Candidates in local campaigns have long histories with their voter bases. In some cases, they are well-known and have been active members of the community for years. That relationship can be a good thing, but it also means candidates must always be “on.” They cannot go to the local grocery store without representing the campaign in some way. If voters approach candidates on the street, which may be a daily occurrence in a local campaign, those running for office must be able to address them professionally and in a manner that leaves a positive impression.

When scaling a campaign up to the national level, personal relationships with voters are still important but much different. Locally, the candidate likely belongs to the same organizations as the voters. Nationally, the candidate may have never even visited the city where key voters live. Therefore, the challenge of voter relations at that scale is introducing the candidate in a positive manner. First impressions matter. Candidates must be able to go into an area in which they have no prior experience and speak to people with whom they have little in common. Therefore, it’s the management team’s responsibility to conduct research and scout locations before the candidate has a chance to make an impression on a new audience.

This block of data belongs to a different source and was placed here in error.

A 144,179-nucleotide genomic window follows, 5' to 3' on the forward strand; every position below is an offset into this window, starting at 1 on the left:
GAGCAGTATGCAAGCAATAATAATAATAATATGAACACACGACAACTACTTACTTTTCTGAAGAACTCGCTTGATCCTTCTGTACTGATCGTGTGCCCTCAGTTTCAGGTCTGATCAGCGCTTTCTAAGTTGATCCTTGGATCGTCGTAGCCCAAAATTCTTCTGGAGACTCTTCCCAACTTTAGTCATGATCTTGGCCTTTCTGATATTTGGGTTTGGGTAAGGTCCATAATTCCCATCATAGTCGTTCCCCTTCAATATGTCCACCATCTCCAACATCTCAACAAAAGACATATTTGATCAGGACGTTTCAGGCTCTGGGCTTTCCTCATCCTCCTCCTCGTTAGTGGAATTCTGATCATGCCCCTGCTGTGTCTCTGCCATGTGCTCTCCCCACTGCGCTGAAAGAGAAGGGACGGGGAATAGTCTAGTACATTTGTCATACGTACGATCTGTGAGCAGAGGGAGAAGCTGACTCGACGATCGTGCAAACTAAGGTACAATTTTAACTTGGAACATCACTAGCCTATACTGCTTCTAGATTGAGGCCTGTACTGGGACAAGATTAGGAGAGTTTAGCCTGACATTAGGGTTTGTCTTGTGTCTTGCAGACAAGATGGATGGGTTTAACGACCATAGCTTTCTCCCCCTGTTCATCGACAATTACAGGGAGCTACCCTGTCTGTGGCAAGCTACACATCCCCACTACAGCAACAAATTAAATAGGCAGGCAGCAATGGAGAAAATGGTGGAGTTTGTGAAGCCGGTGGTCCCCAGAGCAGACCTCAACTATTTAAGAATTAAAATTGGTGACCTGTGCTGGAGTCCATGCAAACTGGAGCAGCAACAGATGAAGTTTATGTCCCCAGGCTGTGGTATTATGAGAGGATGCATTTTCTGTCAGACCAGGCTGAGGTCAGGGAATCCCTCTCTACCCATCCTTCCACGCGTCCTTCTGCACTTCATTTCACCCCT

Sparring with political opponents

Perhaps one of the greatest differences between local and national campaigns is the level of political competition. At the local scale, candidates typically face off against opponents with similar backgrounds, experience and resources. On the national stage, political opponents may be much better funded and have deeper relationships with key voter groups.

A political candidate meets with community leaders.

At either level, the management team needs to be able to deflect mudslinging from the competition. In the modern political arena, attack ads are common. The team needs to decide how it will respond to attacks and whether it will leverage offensive or defensive tactics when sparring with the other candidates.

No matter the size or scale of the campaign, managing a political run for office can be an exhilarating experience. If you’re up to the challenge and want to equip yourself with the key strategies and tactics for running a strong campaign, follow our website to learn more about how to obtain an online Master’s in Political Management.